Losing a limb/s will impact the balance of your body. Whether you are an upper or lower limb amputee, the best thing that you can do is to make every effort to have good posture and, if you are using a prosthesis, a good gait (walking) pattern from early on. Your physiotherapist will help you to develop these skills initially. But it’s up to you to keep up the good habits you learn.
If you are a lower limb non-prosthetic user it is important that the seating and back support on your wheelchair provides and promotes a good sitting posture. The seating/cushion needs to be comfortable and give you suitable pressure relief to prevent skin problems. You should also be aware of the impact that the use of assistive devices (e.g. walking frames, crutches and walking sticks) can have on the rest of your body; especially the arms, hands, shoulders and upper back area.
For people with a single-side amputation it is normal to put more stress through the non-amputated side of your body, especially in the early stages following amputation.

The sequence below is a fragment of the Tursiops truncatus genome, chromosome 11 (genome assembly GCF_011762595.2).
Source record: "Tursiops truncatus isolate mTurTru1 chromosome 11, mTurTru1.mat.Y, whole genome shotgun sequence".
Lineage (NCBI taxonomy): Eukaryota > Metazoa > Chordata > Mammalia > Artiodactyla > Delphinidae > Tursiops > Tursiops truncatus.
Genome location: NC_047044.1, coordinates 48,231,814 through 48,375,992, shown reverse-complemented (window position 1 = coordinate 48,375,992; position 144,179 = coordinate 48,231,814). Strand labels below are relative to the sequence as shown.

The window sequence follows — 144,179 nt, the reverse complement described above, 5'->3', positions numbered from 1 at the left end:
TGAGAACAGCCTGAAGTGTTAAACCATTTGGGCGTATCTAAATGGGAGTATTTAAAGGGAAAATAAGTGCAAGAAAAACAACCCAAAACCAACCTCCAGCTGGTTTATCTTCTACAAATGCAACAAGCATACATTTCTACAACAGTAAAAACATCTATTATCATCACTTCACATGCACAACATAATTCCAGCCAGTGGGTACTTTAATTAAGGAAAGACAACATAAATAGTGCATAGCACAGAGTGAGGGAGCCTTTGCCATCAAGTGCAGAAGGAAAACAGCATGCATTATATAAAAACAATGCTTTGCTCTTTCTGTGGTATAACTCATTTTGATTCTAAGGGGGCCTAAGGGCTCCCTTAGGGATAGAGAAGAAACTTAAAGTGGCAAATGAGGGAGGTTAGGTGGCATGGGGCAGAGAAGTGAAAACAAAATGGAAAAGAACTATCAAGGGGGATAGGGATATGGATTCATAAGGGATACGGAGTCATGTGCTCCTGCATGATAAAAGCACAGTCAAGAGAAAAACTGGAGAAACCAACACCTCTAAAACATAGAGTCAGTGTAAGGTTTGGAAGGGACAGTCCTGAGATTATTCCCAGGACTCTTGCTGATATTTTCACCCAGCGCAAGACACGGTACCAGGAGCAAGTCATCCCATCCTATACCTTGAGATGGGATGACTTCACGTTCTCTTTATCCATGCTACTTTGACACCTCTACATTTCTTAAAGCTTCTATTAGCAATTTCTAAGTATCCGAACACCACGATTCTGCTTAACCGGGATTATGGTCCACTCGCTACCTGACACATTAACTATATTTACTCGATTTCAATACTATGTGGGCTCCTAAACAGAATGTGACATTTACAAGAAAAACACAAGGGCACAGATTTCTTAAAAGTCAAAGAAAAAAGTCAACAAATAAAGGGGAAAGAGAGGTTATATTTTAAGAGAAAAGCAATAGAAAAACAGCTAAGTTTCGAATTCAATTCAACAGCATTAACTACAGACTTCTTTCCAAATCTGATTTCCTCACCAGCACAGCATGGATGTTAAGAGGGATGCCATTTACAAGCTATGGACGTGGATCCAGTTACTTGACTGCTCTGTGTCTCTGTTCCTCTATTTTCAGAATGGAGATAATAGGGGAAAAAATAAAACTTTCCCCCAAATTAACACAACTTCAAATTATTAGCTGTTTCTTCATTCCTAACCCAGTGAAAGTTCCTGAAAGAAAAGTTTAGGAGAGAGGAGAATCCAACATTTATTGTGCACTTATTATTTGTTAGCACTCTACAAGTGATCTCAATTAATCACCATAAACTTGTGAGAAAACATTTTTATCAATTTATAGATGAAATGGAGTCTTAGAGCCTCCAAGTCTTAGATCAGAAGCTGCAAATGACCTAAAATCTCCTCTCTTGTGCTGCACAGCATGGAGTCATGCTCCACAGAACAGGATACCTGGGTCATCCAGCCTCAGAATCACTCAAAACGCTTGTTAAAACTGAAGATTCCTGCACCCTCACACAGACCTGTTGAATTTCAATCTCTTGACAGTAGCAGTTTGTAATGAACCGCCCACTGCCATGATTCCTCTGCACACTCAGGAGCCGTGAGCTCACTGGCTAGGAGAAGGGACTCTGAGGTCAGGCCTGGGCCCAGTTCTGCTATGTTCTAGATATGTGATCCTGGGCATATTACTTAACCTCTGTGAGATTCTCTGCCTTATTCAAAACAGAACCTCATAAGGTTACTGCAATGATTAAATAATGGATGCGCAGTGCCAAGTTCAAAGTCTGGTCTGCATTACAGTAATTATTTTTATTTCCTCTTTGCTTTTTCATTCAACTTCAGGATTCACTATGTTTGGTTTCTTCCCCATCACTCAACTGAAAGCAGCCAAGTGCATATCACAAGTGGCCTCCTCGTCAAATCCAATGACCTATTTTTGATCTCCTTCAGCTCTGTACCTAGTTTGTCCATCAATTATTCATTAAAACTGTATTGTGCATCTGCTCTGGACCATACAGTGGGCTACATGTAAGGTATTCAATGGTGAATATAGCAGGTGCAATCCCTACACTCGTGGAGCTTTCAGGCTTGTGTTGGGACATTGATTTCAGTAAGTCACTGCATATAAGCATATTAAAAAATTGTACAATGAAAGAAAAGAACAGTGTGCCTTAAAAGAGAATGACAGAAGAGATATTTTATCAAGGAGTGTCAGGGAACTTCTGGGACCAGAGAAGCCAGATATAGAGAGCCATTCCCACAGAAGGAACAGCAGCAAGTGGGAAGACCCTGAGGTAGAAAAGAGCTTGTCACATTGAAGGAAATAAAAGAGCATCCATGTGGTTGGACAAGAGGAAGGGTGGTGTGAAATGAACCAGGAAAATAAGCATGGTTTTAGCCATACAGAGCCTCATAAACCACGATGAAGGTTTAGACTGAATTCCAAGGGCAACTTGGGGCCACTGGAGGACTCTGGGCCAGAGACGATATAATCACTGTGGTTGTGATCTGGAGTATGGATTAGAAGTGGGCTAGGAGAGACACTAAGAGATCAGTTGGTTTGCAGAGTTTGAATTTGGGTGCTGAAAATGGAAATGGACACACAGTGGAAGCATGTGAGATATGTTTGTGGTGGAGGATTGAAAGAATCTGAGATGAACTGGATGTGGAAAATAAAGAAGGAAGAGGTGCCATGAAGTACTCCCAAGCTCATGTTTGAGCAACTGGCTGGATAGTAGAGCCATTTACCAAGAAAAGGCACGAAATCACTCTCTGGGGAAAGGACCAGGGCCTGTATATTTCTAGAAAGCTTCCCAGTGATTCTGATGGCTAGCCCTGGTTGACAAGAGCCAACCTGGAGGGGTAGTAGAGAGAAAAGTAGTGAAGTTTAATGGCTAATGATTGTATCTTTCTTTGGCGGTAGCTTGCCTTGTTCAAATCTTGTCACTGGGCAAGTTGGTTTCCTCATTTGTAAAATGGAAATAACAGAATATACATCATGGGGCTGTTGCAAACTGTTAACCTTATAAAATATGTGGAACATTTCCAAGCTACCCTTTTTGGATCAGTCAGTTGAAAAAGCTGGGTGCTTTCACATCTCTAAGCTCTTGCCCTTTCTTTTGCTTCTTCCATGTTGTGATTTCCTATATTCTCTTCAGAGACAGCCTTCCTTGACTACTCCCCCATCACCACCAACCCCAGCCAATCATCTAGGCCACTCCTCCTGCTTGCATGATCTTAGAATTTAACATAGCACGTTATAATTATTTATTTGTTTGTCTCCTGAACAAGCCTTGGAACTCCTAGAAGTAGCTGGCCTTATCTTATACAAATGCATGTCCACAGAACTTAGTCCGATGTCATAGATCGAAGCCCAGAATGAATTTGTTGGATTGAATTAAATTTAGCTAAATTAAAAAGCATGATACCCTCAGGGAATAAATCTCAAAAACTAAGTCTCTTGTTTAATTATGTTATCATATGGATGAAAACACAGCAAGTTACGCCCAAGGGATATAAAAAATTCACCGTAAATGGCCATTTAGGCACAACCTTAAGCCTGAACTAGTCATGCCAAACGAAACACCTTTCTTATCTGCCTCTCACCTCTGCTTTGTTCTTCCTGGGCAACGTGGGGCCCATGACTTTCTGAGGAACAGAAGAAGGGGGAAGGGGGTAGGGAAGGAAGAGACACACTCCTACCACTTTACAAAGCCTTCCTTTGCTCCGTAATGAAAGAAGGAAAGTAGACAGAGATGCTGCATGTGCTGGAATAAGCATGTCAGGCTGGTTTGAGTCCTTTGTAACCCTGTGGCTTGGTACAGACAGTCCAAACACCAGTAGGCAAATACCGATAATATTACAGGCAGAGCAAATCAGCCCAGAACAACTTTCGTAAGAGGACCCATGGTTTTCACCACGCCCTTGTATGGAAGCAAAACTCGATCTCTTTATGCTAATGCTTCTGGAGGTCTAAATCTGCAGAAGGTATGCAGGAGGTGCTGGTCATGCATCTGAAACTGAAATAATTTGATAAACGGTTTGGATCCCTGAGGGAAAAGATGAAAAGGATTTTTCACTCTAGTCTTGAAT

People often put more stress on their non-amputated side to make up for their missing limb, and tend to do it when they start prosthetic training. This can be due to a lack of confidence and inexperience using a prosthesis. But, be aware that additional stress on your body can lead to long term health problems and can sometimes cause unnecessary pain.
Where possible, try to make sure that you practice the good habits that you have been taught by your healthcare team.
Lower limb amputees need to be mindful of good gait patterns, and develop strength in the legs and trunk (stomach and back) muscles to assist with walking. This will support your ability to do everyday activities and help to prevent injuries.
Upper limb amputees (whether using a prosthesis or not) need to take care of their neck, upper back and shoulder areas to prevent long-term pain. Flexibility of the neck and upper back, along with neck and shoulder-blade control exercises, will be very important in the long term.